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Tesla Seeks to Revive Musk’s $47 Billion Pay Deal After Judge Says No

Facing criticism that it is overly beholden to Elon Musk, Tesla’s board of directors said on Wednesday that it would essentially give him everything he wanted, including the biggest pay package in corporate history.

If setbacks in court and the car market have induced any soul searching among Tesla’s board, there was no sign of it in the latest announcement. If anything, the board doubled down on backing Mr. Musk, Tesla’s chief executive, risking riling up activist investors and more litigation.

The board’s decision to ask shareholders to endorse a compensation plan for Mr. Musk that is worth about $47 billion came less than three months after a Delaware judge voided the same pay package. The judge said that it was excessive and that the company had failed to properly disclose details about it to shareholders who approved it in 2018.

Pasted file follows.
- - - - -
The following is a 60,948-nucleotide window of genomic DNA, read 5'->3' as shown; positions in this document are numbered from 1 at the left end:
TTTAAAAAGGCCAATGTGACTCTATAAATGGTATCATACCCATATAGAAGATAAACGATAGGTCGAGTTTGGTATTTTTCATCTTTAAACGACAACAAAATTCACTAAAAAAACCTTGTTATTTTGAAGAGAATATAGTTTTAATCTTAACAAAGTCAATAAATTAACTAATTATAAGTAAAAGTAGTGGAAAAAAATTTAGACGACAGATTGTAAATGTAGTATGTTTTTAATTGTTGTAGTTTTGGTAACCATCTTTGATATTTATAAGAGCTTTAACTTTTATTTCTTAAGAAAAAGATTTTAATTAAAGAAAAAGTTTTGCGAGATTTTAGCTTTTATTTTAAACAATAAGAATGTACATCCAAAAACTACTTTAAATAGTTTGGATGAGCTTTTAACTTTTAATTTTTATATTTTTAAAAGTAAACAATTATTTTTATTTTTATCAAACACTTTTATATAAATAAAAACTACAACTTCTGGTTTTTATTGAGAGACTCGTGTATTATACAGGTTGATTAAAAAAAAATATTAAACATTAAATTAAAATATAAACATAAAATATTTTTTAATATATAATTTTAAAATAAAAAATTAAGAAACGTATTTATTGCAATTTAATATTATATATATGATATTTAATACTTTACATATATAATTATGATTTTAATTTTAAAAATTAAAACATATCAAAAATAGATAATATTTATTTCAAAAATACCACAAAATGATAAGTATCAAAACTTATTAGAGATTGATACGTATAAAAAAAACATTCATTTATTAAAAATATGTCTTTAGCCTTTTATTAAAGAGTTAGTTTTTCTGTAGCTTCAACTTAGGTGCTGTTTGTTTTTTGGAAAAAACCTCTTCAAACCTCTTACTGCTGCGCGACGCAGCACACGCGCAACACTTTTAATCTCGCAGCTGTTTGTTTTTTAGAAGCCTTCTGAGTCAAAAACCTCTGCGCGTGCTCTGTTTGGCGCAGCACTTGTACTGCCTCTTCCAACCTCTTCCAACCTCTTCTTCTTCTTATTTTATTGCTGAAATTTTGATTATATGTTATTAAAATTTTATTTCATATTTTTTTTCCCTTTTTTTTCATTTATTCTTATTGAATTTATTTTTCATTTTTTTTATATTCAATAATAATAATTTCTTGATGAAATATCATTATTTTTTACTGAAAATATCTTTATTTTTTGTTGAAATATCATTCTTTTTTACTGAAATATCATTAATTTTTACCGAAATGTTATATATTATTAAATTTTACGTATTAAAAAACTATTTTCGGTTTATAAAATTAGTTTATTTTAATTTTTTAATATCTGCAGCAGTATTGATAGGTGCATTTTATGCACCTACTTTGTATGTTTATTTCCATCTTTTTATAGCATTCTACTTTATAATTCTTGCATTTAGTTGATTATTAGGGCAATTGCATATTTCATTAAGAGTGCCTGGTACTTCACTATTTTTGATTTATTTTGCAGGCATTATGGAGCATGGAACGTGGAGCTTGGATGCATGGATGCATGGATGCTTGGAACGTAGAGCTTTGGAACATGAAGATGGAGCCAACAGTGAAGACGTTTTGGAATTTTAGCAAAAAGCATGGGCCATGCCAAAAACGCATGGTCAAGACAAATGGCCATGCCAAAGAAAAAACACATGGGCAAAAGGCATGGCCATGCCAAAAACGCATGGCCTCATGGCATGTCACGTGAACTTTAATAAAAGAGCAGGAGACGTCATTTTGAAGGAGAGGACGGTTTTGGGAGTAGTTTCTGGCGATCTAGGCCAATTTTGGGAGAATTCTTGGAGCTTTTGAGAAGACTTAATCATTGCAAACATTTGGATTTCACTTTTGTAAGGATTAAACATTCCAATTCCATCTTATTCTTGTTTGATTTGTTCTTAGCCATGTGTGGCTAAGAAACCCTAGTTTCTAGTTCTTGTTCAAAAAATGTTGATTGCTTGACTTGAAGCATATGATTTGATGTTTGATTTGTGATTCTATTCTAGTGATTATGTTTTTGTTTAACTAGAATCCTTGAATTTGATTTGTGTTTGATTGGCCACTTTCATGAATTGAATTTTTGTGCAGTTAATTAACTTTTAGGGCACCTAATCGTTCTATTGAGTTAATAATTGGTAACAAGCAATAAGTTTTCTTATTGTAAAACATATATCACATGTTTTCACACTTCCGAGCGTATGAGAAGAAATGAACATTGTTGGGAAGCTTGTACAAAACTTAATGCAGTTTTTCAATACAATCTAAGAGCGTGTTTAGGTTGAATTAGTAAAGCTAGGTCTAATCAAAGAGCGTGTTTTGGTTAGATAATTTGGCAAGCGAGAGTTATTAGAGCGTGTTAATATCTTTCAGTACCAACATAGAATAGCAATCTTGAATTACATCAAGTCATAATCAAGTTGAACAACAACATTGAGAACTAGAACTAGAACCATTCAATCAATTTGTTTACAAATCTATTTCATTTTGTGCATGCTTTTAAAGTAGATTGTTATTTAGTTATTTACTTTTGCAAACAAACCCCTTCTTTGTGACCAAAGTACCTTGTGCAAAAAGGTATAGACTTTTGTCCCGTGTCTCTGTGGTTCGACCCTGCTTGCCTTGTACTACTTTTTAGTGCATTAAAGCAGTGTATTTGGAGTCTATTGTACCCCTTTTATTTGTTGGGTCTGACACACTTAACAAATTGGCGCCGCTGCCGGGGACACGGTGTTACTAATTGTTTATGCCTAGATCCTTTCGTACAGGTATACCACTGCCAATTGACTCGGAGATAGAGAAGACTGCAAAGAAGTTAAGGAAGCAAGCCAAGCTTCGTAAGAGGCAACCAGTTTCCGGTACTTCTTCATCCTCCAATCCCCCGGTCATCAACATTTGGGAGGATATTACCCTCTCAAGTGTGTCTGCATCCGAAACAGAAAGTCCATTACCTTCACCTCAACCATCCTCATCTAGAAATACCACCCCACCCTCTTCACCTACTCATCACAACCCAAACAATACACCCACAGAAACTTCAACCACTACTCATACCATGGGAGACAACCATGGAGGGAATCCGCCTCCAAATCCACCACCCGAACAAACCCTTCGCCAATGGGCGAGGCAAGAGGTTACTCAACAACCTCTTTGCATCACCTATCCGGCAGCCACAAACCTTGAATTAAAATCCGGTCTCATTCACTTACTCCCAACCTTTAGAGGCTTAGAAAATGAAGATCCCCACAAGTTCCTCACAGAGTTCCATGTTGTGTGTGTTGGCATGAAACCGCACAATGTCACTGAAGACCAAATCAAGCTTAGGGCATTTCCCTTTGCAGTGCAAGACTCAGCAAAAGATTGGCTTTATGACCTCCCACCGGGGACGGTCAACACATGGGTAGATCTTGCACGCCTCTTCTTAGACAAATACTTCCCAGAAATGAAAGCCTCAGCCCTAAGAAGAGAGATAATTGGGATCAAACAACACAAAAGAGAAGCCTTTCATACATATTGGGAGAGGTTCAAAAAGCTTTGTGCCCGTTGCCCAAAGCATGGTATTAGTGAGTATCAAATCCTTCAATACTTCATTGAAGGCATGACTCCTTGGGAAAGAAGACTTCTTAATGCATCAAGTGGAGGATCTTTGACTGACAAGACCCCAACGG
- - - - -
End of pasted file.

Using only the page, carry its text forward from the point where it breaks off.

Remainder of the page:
Tesla will now provide shareholders more information about how the plan was devised and ask them to approve it again. That vote will take place as investors are increasingly worried about the electric car company because its sales are declining, and its stock has fallen more than one-third this year. In addition, Mr. Musk has not presented much of a plan to restore the company’s momentum.

Lawyers who represented shareholders in the Delaware case were not immediately available for comment Wednesday on steps they might take. But the board’s action is likely to prompt more lawsuits against the company, which is under legal pressure from regulators, customers and people who say they have been victims of faults in Tesla’s driver-assistance system.

Two days before the move to restore Mr. Musk’s status as one of the world’s richest people, Tesla told employees that it would lay off 10 percent of its work force, or about 14,000 people.